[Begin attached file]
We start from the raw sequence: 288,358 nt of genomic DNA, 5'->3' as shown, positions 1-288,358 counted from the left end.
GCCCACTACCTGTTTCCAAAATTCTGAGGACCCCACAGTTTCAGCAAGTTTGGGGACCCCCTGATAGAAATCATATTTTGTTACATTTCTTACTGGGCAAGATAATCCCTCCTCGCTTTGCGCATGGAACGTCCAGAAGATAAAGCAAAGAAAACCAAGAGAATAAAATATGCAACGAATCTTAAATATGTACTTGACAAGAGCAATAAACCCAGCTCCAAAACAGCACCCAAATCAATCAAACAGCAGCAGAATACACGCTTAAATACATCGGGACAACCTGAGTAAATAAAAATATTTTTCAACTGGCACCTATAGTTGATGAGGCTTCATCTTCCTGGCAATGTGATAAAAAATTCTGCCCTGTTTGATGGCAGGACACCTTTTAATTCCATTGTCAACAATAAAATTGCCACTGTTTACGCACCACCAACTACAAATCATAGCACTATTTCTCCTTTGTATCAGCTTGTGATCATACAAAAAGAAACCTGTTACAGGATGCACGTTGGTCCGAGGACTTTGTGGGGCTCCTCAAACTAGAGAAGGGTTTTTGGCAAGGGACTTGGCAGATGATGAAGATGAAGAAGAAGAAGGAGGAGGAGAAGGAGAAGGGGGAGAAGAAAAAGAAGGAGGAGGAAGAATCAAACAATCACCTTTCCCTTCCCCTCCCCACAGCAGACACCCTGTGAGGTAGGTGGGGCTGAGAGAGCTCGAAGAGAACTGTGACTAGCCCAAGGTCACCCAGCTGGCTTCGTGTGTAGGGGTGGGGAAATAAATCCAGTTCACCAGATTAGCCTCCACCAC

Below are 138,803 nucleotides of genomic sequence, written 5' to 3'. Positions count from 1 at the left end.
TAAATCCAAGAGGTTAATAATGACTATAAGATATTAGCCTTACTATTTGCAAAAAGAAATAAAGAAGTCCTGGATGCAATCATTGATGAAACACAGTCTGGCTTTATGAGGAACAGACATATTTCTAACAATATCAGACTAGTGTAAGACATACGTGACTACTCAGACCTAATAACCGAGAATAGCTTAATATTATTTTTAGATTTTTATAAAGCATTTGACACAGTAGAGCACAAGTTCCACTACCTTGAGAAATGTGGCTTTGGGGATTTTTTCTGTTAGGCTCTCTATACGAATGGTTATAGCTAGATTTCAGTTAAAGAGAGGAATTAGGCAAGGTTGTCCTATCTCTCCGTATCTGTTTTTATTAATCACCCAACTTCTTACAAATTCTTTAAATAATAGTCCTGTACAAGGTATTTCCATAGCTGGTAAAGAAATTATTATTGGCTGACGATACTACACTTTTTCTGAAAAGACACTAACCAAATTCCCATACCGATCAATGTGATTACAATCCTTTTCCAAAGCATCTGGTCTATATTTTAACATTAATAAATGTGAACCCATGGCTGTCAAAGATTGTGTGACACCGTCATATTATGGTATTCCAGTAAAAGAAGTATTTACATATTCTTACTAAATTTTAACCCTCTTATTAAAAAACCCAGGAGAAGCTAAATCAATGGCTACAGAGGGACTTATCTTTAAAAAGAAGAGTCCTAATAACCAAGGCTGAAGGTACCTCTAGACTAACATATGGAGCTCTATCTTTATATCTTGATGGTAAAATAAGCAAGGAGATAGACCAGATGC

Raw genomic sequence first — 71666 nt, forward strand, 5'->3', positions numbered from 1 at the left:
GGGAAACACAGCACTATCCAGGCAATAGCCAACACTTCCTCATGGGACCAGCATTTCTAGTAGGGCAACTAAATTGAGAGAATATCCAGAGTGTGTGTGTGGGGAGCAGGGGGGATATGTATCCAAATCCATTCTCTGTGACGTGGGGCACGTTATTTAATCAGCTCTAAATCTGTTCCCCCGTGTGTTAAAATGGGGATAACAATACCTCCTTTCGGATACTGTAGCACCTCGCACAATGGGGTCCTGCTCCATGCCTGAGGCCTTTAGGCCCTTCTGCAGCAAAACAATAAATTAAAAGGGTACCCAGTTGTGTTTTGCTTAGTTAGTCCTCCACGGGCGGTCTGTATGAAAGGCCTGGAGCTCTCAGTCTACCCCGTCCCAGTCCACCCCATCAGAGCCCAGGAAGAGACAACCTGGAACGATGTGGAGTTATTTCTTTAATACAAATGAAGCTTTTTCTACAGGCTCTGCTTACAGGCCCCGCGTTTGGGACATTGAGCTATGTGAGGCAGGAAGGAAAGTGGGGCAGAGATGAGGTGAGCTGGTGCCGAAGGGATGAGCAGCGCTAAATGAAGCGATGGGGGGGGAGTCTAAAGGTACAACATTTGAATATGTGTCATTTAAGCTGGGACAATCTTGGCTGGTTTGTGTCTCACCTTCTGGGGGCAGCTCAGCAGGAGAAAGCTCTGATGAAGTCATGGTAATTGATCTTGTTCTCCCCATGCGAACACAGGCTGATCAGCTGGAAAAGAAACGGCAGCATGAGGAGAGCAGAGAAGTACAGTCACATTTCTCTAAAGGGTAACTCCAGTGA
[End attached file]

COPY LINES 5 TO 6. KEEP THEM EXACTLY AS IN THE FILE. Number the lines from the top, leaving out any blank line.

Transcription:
Raw genomic sequence first — 71666 nt, forward strand, 5'->3', positions numbered from 1 at the left:
GGGAAACACAGCACTATCCAGGCAATAGCCAACACTTCCTCATGGGACCAGCATTTCTAGTAGGGCAACTAAATTGAGAGAATATCCAGAGTGTGTGTGTGGGGAGCAGGGGGGATATGTATCCAAATCCATTCTCTGTGACGTGGGGCACGTTATTTAATCAGCTCTAAATCTGTTCCCCCGTGTGTTAAAATGGGGATAACAATACCTCCTTTCGGATACTGTAGCACCTCGCACAATGGGGTCCTGCTCCATGCCTGAGGCCTTTAGGCCCTTCTGCAGCAAAACAATAAATTAAAAGGGTACCCAGTTGTGTTTTGCTTAGTTAGTCCTCCACGGGCGGTCTGTATGAAAGGCCTGGAGCTCTCAGTCTACCCCGTCCCAGTCCACCCCATCAGAGCCCAGGAAGAGACAACCTGGAACGATGTGGAGTTATTTCTTTAATACAAATGAAGCTTTTTCTACAGGCTCTGCTTACAGGCCCCGCGTTTGGGACATTGAGCTATGTGAGGCAGGAAGGAAAGTGGGGCAGAGATGAGGTGAGCTGGTGCCGAAGGGATGAGCAGCGCTAAATGAAGCGATGGGGGGGGAGTCTAAAGGTACAACATTTGAATATGTGTCATTTAAGCTGGGACAATCTTGGCTGGTTTGTGTCTCACCTTCTGGGGGCAGCTCAGCAGGAGAAAGCTCTGATGAAGTCATGGTAATTGATCTTGTTCTCCCCATGCGAACACAGGCTGATCAGCTGGAAAAGAAACGGCAGCATGAGGAGAGCAGAGAAGTACAGTCACATTTCTCTAAAGGGTAACTCCAGTGA